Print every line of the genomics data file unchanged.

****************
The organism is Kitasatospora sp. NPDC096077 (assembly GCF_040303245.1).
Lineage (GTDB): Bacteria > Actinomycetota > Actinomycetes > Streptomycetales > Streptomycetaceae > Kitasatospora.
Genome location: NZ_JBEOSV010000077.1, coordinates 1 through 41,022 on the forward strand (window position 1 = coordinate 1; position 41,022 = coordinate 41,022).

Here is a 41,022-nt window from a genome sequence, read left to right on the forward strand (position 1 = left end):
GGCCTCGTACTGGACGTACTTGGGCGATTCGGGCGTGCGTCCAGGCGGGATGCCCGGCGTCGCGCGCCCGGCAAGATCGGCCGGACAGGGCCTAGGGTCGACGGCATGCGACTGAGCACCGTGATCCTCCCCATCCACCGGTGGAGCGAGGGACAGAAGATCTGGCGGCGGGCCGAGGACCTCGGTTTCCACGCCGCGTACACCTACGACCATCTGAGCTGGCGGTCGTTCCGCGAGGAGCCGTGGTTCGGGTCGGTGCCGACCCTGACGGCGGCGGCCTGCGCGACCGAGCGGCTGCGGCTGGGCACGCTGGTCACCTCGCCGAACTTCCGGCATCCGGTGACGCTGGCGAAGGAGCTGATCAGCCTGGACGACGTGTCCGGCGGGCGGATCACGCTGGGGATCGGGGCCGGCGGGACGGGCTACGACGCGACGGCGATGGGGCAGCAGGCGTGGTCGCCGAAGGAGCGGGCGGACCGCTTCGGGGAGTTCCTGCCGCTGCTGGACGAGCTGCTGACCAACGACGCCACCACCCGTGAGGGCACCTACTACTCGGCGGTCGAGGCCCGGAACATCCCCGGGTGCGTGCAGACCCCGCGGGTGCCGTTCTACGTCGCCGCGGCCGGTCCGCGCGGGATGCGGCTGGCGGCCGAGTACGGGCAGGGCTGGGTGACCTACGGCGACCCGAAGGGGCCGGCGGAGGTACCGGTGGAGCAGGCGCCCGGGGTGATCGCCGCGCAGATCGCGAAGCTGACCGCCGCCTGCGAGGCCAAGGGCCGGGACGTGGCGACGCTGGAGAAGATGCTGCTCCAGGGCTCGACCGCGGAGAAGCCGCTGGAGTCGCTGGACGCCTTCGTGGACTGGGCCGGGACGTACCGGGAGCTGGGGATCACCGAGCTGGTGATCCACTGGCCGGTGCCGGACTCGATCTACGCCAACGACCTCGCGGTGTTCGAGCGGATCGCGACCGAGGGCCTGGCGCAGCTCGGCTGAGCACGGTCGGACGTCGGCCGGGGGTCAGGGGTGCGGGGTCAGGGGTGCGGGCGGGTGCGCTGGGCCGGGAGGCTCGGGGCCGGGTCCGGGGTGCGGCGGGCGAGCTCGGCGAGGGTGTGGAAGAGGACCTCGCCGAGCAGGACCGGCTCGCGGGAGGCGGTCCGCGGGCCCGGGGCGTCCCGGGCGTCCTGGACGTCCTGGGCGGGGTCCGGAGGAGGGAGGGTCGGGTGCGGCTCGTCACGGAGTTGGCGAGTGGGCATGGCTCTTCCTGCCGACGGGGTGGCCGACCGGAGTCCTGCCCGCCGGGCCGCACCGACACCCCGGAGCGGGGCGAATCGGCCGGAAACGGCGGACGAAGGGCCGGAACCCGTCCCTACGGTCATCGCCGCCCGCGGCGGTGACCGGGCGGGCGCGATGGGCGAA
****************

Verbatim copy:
The organism is Kitasatospora sp. NPDC096077 (assembly GCF_040303245.1).
Lineage (GTDB): Bacteria > Actinomycetota > Actinomycetes > Streptomycetales > Streptomycetaceae > Kitasatospora.
Genome location: NZ_JBEOSV010000077.1, coordinates 1 through 41,022 on the forward strand (window position 1 = coordinate 1; position 41,022 = coordinate 41,022).

Here is a 41,022-nt window from a genome sequence, read left to right on the forward strand (position 1 = left end):
GGCCTCGTACTGGACGTACTTGGGCGATTCGGGCGTGCGTCCAGGCGGGATGCCCGGCGTCGCGCGCCCGGCAAGATCGGCCGGACAGGGCCTAGGGTCGACGGCATGCGACTGAGCACCGTGATCCTCCCCATCCACCGGTGGAGCGAGGGACAGAAGATCTGGCGGCGGGCCGAGGACCTCGGTTTCCACGCCGCGTACACCTACGACCATCTGAGCTGGCGGTCGTTCCGCGAGGAGCCGTGGTTCGGGTCGGTGCCGACCCTGACGGCGGCGGCCTGCGCGACCGAGCGGCTGCGGCTGGGCACGCTGGTCACCTCGCCGAACTTCCGGCATCCGGTGACGCTGGCGAAGGAGCTGATCAGCCTGGACGACGTGTCCGGCGGGCGGATCACGCTGGGGATCGGGGCCGGCGGGACGGGCTACGACGCGACGGCGATGGGGCAGCAGGCGTGGTCGCCGAAGGAGCGGGCGGACCGCTTCGGGGAGTTCCTGCCGCTGCTGGACGAGCTGCTGACCAACGACGCCACCACCCGTGAGGGCACCTACTACTCGGCGGTCGAGGCCCGGAACATCCCCGGGTGCGTGCAGACCCCGCGGGTGCCGTTCTACGTCGCCGCGGCCGGTCCGCGCGGGATGCGGCTGGCGGCCGAGTACGGGCAGGGCTGGGTGACCTACGGCGACCCGAAGGGGCCGGCGGAGGTACCGGTGGAGCAGGCGCCCGGGGTGATCGCCGCGCAGATCGCGAAGCTGACCGCCGCCTGCGAGGCCAAGGGCCGGGACGTGGCGACGCTGGAGAAGATGCTGCTCCAGGGCTCGACCGCGGAGAAGCCGCTGGAGTCGCTGGACGCCTTCGTGGACTGGGCCGGGACGTACCGGGAGCTGGGGATCACCGAGCTGGTGATCCACTGGCCGGTGCCGGACTCGATCTACGCCAACGACCTCGCGGTGTTCGAGCGGATCGCGACCGAGGGCCTGGCGCAGCTCGGCTGAGCACGGTCGGACGTCGGCCGGGGGTCAGGGGTGCGGGGTCAGGGGTGCGGGCGGGTGCGCTGGGCCGGGAGGCTCGGGGCCGGGTCCGGGGTGCGGCGGGCGAGCTCGGCGAGGGTGTGGAAGAGGACCTCGCCGAGCAGGACCGGCTCGCGGGAGGCGGTCCGCGGGCCCGGGGCGTCCCGGGCGTCCTGGACGTCCTGGGCGGGGTCCGGAGGAGGGAGGGTCGGGTGCGGCTCGTCACGGAGTTGGCGAGTGGGCATGGCTCTTCCTGCCGACGGGGTGGCCGACCGGAGTCCTGCCCGCCGGGCCGCACCGACACCCCGGAGCGGGGCGAATCGGCCGGAAACGGCGGACGAAGGGCCGGAACCCGTCCCTACGGTCATCGCCGCCCGCGGCGGTGACCGGGCGGGCGCGATGGGCGAA